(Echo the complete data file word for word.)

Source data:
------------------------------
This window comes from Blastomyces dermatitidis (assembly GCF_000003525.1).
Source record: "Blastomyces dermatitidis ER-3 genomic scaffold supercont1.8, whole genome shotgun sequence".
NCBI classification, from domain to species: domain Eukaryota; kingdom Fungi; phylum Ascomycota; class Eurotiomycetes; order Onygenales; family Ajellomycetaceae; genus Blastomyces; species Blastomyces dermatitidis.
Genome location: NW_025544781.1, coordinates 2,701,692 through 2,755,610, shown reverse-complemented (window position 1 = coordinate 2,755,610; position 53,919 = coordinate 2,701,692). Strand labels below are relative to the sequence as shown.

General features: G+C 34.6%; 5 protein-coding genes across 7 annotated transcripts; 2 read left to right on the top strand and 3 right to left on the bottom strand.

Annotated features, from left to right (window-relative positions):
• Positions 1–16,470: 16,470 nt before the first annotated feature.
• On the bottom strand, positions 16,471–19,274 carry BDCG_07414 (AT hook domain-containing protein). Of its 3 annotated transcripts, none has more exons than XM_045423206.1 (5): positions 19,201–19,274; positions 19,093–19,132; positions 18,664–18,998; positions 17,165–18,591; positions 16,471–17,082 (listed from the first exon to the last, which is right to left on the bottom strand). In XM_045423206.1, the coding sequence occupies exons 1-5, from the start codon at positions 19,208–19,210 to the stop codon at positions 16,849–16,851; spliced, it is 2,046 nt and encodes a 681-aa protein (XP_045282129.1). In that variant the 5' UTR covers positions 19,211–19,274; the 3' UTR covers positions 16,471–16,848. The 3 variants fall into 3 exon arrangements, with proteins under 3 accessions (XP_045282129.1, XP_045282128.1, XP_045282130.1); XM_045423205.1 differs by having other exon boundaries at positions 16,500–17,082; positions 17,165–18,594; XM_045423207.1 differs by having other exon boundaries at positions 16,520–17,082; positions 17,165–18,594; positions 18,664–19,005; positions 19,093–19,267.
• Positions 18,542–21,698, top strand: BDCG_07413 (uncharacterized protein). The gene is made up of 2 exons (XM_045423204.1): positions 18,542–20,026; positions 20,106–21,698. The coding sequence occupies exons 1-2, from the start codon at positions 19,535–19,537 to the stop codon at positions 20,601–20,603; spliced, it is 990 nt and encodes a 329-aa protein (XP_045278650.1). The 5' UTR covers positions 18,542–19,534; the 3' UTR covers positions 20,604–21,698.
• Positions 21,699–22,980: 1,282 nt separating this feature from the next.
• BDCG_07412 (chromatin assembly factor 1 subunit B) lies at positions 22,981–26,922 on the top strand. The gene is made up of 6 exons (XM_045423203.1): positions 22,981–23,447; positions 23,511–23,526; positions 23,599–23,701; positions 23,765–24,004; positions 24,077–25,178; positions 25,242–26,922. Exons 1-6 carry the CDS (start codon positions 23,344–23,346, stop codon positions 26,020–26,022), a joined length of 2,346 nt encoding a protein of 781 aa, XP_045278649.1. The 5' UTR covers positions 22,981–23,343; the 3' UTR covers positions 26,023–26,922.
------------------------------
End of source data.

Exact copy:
This window comes from Blastomyces dermatitidis (assembly GCF_000003525.1).
Source record: "Blastomyces dermatitidis ER-3 genomic scaffold supercont1.8, whole genome shotgun sequence".
NCBI classification, from domain to species: domain Eukaryota; kingdom Fungi; phylum Ascomycota; class Eurotiomycetes; order Onygenales; family Ajellomycetaceae; genus Blastomyces; species Blastomyces dermatitidis.
Genome location: NW_025544781.1, coordinates 2,701,692 through 2,755,610, shown reverse-complemented (window position 1 = coordinate 2,755,610; position 53,919 = coordinate 2,701,692). Strand labels below are relative to the sequence as shown.

General features: G+C 34.6%; 5 protein-coding genes across 7 annotated transcripts; 2 read left to right on the top strand and 3 right to left on the bottom strand.

Annotated features, from left to right (window-relative positions):
• Positions 1–16,470: 16,470 nt before the first annotated feature.
• On the bottom strand, positions 16,471–19,274 carry BDCG_07414 (AT hook domain-containing protein). Of its 3 annotated transcripts, none has more exons than XM_045423206.1 (5): positions 19,201–19,274; positions 19,093–19,132; positions 18,664–18,998; positions 17,165–18,591; positions 16,471–17,082 (listed from the first exon to the last, which is right to left on the bottom strand). In XM_045423206.1, the coding sequence occupies exons 1-5, from the start codon at positions 19,208–19,210 to the stop codon at positions 16,849–16,851; spliced, it is 2,046 nt and encodes a 681-aa protein (XP_045282129.1). In that variant the 5' UTR covers positions 19,211–19,274; the 3' UTR covers positions 16,471–16,848. The 3 variants fall into 3 exon arrangements, with proteins under 3 accessions (XP_045282129.1, XP_045282128.1, XP_045282130.1); XM_045423205.1 differs by having other exon boundaries at positions 16,500–17,082; positions 17,165–18,594; XM_045423207.1 differs by having other exon boundaries at positions 16,520–17,082; positions 17,165–18,594; positions 18,664–19,005; positions 19,093–19,267.
• Positions 18,542–21,698, top strand: BDCG_07413 (uncharacterized protein). The gene is made up of 2 exons (XM_045423204.1): positions 18,542–20,026; positions 20,106–21,698. The coding sequence occupies exons 1-2, from the start codon at positions 19,535–19,537 to the stop codon at positions 20,601–20,603; spliced, it is 990 nt and encodes a 329-aa protein (XP_045278650.1). The 5' UTR covers positions 18,542–19,534; the 3' UTR covers positions 20,604–21,698.
• Positions 21,699–22,980: 1,282 nt separating this feature from the next.
• BDCG_07412 (chromatin assembly factor 1 subunit B) lies at positions 22,981–26,922 on the top strand. The gene is made up of 6 exons (XM_045423203.1): positions 22,981–23,447; positions 23,511–23,526; positions 23,599–23,701; positions 23,765–24,004; positions 24,077–25,178; positions 25,242–26,922. Exons 1-6 carry the CDS (start codon positions 23,344–23,346, stop codon positions 26,020–26,022), a joined length of 2,346 nt encoding a protein of 781 aa, XP_045278649.1. The 5' UTR covers positions 22,981–23,343; the 3' UTR covers positions 26,023–26,922.